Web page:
Journal of Virology & Antiviral ResearchISSN: 2324-8955

All submissions of the EM system will be redirected to Online Manuscript Submission System. Authors are requested to submit articles directly to Online Manuscript Submission System of respective journal.

Opinion Article, J Virol Antivir Res Vol: 10 Issue: 1

Clinical Characteristics and Prognostic Factors of Hepatocellular Carcinoma in HIV-Infected Patients

Juan Berenguer*

Department of Virology, Hospital General University Gregorio Maranon, Madrid, Spain

*Corresponding Author:

Juan Berenguer
Department of Virology, Hospital General University Gregorio Maranon, Madrid, Spain
E-mail:[email protected]

Received date: 03 January, 2022; Manuscript No. JVA-22-55063;
Editor assigned date: 05 January, 2022; PreQC No. JVA-22-55063(PQ);
Reviewed date: 14 January, 2022; QC No JVA-22-55063;
Revised date: 26 January, 2022; Manuscript No. JVA-22-55063(R);
Published date: 02 February, 2022; DOI: 2324-8955/jva.1000654.

Citation: Berenguer J (2022) Clinical Characteristics and Prognostic Factors of Hepatocellular Carcinoma in HIV-Infected patients. J Virol Antivir Res 10:1.

Abstract

From 1998 to 2012, we looked at 53 HIV-positive individuals with Hepatocellular Carcinoma (HCC) who were diagnosed at our facility. All of the patients had hepatitis virus infection (77% HCV, 12% HBV, and 11% HCV+HBV), and 95% had cirrhosis of the liver. In 41% of individuals, HCC was discovered while they were being monitored. Patients were offered potentially curative therapy in 32% of cases and palliative care in 30% of cases. Median survival was 2 months in those diagnosed from 1998 to 2005, and 11 months in those diagnosed from 2006 to 2012, P=0.16. HCC stage, alphafetoprotein serum levels, MELD score, and any treatment were all independently linked to survival.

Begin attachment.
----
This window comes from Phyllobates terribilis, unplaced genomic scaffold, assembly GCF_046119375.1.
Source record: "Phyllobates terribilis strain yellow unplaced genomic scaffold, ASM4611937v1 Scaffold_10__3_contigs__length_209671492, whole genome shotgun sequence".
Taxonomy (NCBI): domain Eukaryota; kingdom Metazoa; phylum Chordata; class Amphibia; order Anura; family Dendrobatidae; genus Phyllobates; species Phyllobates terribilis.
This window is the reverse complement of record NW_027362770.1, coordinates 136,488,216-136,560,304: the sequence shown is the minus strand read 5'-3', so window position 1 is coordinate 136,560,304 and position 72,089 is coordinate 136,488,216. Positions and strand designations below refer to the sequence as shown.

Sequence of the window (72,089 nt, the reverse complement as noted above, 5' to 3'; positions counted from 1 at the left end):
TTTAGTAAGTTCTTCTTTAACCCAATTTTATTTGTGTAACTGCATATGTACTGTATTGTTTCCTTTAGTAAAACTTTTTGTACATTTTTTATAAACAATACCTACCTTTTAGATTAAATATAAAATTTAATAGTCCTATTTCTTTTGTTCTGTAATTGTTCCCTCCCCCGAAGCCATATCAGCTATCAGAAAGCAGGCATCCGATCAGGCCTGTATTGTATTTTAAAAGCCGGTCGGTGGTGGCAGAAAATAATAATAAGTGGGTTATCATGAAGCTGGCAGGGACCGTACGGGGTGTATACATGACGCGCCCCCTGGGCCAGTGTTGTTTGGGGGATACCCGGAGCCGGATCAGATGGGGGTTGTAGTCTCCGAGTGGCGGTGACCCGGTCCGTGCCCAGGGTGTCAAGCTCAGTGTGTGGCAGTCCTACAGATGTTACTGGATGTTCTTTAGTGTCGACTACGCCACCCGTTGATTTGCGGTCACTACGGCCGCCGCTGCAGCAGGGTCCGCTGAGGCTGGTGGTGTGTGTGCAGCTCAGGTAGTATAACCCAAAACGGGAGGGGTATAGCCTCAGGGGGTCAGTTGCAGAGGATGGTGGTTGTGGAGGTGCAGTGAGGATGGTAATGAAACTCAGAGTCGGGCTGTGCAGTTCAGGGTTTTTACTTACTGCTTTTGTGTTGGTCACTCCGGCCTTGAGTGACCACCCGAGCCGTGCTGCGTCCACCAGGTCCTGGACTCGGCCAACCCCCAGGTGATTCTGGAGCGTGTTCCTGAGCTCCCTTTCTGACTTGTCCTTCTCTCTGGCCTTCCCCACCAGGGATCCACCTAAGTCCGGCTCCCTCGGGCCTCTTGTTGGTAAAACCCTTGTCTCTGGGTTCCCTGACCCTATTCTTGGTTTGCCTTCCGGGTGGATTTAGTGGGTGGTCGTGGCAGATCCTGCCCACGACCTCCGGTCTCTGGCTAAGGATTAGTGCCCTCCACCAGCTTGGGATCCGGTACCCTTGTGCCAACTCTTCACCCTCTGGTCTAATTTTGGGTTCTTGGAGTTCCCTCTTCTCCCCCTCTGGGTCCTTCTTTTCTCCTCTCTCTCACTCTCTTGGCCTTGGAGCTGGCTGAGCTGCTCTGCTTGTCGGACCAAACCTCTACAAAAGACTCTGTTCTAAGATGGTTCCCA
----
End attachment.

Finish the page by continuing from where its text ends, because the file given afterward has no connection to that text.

Keywords: Hepatocellular

Abstract

From 1998 to 2012, we looked at 53 HIV-positive individuals with Hepatocellular Carcinoma (HCC) who were diagnosed at our facility. All of the patients had hepatitis virus infection (77% HCV, 12% HBV, and 11% HCV+HBV), and 95% had cirrhosis of the liver. In 41% of individuals, HCC was discovered while they were being monitored. Patients were offered potentially curative therapy in 32% of cases and palliative care in 30% of cases. Median survival was 2 months in those diagnosed from 1998 to 2005, and 11 months in those diagnosed from 2006 to 2012, P=0.16. HCC stage, alpha-fetoprotein serum levels, MELD score, and any treatment were all independently linked to survival.
Keywords: Hepatocellular carcinoma; Human immunodeficiency virus; Hepatitis C virus; Chronic hepatitis C; Liver cirrhosis

Introduction

From 1998 to 2012, we looked at 53 Human Immunodeficiency Virus (HIV)-positive individuals with Hepatocellular Carcinoma (HCC) who were diagnosed at our facility. All of the patients had hepatitis virus infection (77% HCV, 12% HBV, and 11% HCV+HBV), and 95% had cirrhosis of the liver. In 41% of individuals, HCC was discovered while they were being monitored. Patients were offered potentially curative therapy in 32% of cases and palliative care in 30% of cases. Median survival was 2 months in those diagnosed from 1998 to 2005, and 11 months in those diagnosed from 2006 to 2012, P=0.16. HCC stage, alpha-fetoprotein serum levels, MELD score, and any treatment were all independently linked to survival. According to several findings, patients with HIV infection are younger and more frequently symptomatic with advanced tumors at the time of diagnosis of HCC than non-HIV-infected patients [1]. However, little is known regarding HCC surveillance procedures in at-risk HIV-infected individuals, as well as HCC prognostic variables in this group. Our purpose was to analyses clinical features, therapy, and survival in HIV-infected individuals with a particular emphasis on discovery of predictive markers.